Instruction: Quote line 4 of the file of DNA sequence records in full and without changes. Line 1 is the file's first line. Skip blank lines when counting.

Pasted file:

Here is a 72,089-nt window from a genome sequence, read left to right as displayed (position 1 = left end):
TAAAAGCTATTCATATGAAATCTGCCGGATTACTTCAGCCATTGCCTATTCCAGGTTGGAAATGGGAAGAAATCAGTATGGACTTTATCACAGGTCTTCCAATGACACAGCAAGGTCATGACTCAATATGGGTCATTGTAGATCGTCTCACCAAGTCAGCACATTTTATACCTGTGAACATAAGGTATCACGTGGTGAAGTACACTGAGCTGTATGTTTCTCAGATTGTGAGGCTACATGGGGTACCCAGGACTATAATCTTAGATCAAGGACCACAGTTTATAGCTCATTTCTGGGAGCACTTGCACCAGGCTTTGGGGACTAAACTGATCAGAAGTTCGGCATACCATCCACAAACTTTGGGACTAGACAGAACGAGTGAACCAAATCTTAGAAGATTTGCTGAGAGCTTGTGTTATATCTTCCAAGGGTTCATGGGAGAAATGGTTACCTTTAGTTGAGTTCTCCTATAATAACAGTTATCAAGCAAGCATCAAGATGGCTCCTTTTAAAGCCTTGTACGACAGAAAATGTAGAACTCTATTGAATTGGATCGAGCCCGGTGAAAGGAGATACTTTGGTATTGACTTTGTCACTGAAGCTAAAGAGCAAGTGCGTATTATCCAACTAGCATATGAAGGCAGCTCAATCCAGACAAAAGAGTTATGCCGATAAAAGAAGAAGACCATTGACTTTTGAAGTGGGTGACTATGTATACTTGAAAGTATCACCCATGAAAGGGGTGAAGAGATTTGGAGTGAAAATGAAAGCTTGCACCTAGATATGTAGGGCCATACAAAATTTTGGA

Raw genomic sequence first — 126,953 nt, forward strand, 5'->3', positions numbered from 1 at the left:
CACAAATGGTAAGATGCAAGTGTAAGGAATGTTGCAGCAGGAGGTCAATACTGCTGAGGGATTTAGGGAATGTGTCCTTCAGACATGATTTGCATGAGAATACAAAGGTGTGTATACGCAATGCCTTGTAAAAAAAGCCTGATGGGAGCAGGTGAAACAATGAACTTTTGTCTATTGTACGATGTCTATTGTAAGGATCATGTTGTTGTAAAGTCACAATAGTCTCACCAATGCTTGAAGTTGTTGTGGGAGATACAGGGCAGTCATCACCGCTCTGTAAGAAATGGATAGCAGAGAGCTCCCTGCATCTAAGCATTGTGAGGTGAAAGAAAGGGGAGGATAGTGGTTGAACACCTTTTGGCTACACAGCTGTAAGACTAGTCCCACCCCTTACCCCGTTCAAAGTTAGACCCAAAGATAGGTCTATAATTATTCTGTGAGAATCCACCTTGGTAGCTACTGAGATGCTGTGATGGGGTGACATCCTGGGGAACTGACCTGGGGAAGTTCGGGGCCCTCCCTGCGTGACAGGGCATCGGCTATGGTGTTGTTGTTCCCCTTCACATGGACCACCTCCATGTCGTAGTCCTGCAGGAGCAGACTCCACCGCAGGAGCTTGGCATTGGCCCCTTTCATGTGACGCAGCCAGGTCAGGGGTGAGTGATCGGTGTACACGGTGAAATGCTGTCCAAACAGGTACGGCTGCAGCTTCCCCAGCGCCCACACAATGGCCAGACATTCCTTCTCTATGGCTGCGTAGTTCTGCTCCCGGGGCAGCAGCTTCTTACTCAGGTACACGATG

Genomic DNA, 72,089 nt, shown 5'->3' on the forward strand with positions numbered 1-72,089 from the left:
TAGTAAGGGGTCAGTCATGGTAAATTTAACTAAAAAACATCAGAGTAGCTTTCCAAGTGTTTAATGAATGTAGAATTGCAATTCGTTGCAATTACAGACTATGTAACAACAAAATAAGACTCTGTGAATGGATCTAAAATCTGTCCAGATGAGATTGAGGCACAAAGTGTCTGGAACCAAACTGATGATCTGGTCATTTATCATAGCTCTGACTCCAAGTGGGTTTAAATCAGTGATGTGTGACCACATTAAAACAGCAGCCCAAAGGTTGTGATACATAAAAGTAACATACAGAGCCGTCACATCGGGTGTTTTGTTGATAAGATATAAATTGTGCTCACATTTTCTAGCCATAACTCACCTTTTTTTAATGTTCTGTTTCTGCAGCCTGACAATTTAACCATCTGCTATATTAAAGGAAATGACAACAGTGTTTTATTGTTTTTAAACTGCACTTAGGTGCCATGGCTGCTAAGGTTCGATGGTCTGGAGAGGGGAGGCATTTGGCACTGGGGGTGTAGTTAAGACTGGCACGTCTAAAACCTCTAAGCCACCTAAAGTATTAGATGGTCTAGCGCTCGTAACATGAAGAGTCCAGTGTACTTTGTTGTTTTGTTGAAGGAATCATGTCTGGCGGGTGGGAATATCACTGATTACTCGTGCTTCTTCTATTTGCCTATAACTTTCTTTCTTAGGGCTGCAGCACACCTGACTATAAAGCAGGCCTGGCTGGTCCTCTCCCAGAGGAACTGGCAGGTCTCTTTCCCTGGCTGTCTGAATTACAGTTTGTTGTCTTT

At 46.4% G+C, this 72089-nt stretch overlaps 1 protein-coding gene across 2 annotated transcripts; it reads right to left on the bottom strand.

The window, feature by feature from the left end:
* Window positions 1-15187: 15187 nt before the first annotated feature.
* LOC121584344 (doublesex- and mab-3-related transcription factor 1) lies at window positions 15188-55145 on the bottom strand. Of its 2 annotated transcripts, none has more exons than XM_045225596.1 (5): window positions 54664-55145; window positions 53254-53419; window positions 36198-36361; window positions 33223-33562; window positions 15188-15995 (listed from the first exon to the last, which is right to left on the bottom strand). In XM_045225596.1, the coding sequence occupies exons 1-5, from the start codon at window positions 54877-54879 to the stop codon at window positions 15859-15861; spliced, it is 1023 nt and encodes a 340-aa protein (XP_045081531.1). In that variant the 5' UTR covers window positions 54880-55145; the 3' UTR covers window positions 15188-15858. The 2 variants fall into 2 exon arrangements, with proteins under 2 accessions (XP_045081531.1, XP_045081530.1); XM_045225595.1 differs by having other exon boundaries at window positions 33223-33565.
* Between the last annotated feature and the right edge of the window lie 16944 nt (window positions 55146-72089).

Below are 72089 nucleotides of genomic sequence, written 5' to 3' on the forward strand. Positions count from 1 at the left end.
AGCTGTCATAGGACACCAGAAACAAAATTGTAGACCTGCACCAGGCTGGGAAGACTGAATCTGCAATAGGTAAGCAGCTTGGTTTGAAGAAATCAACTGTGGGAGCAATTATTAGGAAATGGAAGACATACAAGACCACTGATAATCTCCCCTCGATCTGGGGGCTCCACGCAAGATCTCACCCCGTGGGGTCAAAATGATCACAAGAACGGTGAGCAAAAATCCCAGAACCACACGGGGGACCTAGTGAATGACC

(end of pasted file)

CACAAATGGTAAGATGCAAGTGTAAGGAATGTTGCAGCAGGAGGTCAATACTGCTGAGGGATTTAGGGAATGTGTCCTTCAGACATGATTTGCATGAGAATACAAAGGTGTGTATACGCAATGCCTTGTAAAAAAAGCCTGATGGGAGCAGGTGAAACAATGAACTTTTGTCTATTGTACGATGTCTATTGTAAGGATCATGTTGTTGTAAAGTCACAATAGTCTCACCAATGCTTGAAGTTGTTGTGGGAGATACAGGGCAGTCATCACCGCTCTGTAAGAAATGGATAGCAGAGAGCTCCCTGCATCTAAGCATTGTGAGGTGAAAGAAAGGGGAGGATAGTGGTTGAACACCTTTTGGCTACACAGCTGTAAGACTAGTCCCACCCCTTACCCCGTTCAAAGTTAGACCCAAAGATAGGTCTATAATTATTCTGTGAGAATCCACCTTGGTAGCTACTGAGATGCTGTGATGGGGTGACATCCTGGGGAACTGACCTGGGGAAGTTCGGGGCCCTCCCTGCGTGACAGGGCATCGGCTATGGTGTTGTTGTTCCCCTTCACATGGACCACCTCCATGTCGTAGTCCTGCAGGAGCAGACTCCACCGCAGGAGCTTGGCATTGGCCCCTTTCATGTGACGCAGCCAGGTCAGGGGTGAGTGATCGGTGTACACGGTGAAATGCTGTCCAAACAGGTACGGCTGCAGCTTCCCCAGCGCCCACACAATGGCCAGACATTCCTTCTCTATGGCTGCGTAGTTCTGCTCCCGGGGCAGCAGCTTCTTACTCAGGTACACGATG